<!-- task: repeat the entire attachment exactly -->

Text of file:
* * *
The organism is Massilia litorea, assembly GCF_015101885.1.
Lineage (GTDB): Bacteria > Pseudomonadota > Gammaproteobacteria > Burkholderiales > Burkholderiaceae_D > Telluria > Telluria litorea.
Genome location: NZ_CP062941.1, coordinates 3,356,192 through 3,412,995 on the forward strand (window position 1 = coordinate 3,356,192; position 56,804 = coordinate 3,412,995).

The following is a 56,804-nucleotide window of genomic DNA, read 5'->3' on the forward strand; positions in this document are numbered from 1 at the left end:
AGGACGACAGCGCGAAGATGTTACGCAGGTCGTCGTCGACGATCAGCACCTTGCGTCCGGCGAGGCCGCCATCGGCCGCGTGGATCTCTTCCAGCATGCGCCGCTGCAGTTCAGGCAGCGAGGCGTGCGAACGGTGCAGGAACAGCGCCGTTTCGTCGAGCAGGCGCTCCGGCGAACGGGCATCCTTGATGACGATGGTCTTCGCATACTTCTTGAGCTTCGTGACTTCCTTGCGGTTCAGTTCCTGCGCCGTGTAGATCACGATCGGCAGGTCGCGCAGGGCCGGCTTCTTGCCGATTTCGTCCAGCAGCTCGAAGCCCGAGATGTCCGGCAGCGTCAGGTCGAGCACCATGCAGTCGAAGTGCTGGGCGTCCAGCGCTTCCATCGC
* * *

The organism is Massilia litorea, assembly GCF_015101885.1.
Lineage (GTDB): Bacteria > Pseudomonadota > Gammaproteobacteria > Burkholderiales > Burkholderiaceae_D > Telluria > Telluria litorea.
Genome location: NZ_CP062941.1, coordinates 3,356,192 through 3,412,995 on the forward strand (window position 1 = coordinate 3,356,192; position 56,804 = coordinate 3,412,995).

The following is a 56,804-nucleotide window of genomic DNA, read 5'->3' on the forward strand; positions in this document are numbered from 1 at the left end:
AGGACGACAGCGCGAAGATGTTACGCAGGTCGTCGTCGACGATCAGCACCTTGCGTCCGGCGAGGCCGCCATCGGCCGCGTGGATCTCTTCCAGCATGCGCCGCTGCAGTTCAGGCAGCGAGGCGTGCGAACGGTGCAGGAACAGCGCCGTTTCGTCGAGCAGGCGCTCCGGCGAACGGGCATCCTTGATGACGATGGTCTTCGCATACTTCTTGAGCTTCGTGACTTCCTTGCGGTTCAGTTCCTGCGCCGTGTAGATCACGATCGGCAGGTCGCGCAGGGCCGGCTTCTTGCCGATTTCGTCCAGCAGCTCGAAGCCCGAGATGTCCGGCAGCGTCAGGTCGAGCACCATGCAGTCGAAGTGCTGGGCGTCCAGCGCTTCCATCGC